“The Beast” Derails in Mexico, Over a Thousand Central Americans Stranded


EspañolThe fright train known as “The Beast,” used by thousands of Central American immigrants to travel across Mexico to the US border, derailed for the fourth time in six months on Wednesday. The accident left approximately 1,300 Central Americans, many of them children, stranded on the Isthmus of Tehuantepec in southern Mexico. The train was headed to Ixtepec City, on its way to the State of Mexico. A previous derailment on July 3 left one immigrant dead.

Immigrants traveling atop the train known as La Bestia
Immigrants traveling atop the train known as “The Beast.” (José Alberto Donis Rodríguez)

The stranded immigrants, mostly originating from Honduras, Belize, Guatemala, and El Salvador, were assisted by members of the Beta Group of the National Institute of Migration (INM) and the humanitarian group Hermanos del Camino (Brothers of the Road), led by the priest Alejandro Solalinde. A pregnant woman had to be taken to the local hospital, but many continued their journey on foot, after being provided with food and water.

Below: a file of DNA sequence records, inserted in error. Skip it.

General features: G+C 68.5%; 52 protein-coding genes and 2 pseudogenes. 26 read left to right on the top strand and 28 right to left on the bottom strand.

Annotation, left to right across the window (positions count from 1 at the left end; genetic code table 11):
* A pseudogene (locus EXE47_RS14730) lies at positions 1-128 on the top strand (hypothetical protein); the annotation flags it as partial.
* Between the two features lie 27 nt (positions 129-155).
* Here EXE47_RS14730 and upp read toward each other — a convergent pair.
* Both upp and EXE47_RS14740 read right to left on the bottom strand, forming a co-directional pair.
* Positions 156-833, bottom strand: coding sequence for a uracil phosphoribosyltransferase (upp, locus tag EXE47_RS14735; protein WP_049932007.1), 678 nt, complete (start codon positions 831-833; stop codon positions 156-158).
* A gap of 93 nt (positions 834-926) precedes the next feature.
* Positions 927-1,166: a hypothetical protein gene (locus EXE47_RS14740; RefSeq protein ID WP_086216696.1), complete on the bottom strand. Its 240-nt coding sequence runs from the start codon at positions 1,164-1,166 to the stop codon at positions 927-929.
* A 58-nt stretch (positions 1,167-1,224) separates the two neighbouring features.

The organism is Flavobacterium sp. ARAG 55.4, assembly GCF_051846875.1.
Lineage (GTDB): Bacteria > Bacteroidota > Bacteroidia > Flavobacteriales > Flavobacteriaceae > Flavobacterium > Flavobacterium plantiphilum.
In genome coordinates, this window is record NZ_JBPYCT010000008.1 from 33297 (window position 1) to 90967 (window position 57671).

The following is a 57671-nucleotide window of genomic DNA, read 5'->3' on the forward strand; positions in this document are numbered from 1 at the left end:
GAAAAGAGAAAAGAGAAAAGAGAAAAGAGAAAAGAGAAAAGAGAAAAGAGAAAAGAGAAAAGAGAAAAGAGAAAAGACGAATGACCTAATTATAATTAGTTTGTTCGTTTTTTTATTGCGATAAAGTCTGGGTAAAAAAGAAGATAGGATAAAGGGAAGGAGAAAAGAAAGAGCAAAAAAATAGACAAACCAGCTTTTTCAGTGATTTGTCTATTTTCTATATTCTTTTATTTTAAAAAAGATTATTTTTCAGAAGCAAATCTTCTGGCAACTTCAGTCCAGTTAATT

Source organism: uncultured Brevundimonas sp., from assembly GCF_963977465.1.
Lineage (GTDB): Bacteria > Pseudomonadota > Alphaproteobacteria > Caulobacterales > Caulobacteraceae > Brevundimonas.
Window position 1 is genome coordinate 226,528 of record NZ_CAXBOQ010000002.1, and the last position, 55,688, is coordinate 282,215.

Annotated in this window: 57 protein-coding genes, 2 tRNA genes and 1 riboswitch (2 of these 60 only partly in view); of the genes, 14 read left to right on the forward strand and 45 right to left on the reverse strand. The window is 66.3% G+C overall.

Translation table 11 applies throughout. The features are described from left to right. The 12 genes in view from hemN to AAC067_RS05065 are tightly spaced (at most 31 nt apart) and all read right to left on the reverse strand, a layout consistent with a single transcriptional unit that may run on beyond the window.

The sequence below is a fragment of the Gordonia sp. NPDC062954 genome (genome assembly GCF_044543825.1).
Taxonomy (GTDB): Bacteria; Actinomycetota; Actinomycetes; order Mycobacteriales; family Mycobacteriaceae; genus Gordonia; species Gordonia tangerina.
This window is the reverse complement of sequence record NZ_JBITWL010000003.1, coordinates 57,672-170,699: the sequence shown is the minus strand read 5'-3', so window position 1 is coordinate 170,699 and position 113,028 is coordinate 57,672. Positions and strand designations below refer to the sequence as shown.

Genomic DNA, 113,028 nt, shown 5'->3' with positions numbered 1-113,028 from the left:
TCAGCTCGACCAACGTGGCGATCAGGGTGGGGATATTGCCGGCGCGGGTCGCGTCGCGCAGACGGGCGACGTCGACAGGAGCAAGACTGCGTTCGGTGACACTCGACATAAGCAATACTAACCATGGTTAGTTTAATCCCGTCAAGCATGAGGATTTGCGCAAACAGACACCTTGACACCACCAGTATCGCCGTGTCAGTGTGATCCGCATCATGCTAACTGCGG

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Luis Velasco, spokesman for the State Institute of Civil Protection, explained the train derailed because the land in the area has softened “due to excess moisture caused by heavy rains.” He added that lack of proper maintenance and excess weight on the wagons have caused derailments in the past. On May 28, The Beast ran over a 4 year old Honduran child, and in August 2013, another incident left 12 people dead.

“We were scared, because we thought bad people were going to get inside and do something or rob us. We were worried especially about what could have happened to the children. There are women with children, and we do not want anything to happen to them. We want to be safe,” said José Aroldo Mendoza, who was traveling on top of the train.

Besides of the inherent danger in riding on the roof of a freight train, those brave enough to travel through Mexico on The Beast also run the risk of being kidnapped by regional gangs like Los Zetas and Las Maras.

Source: Milenio.

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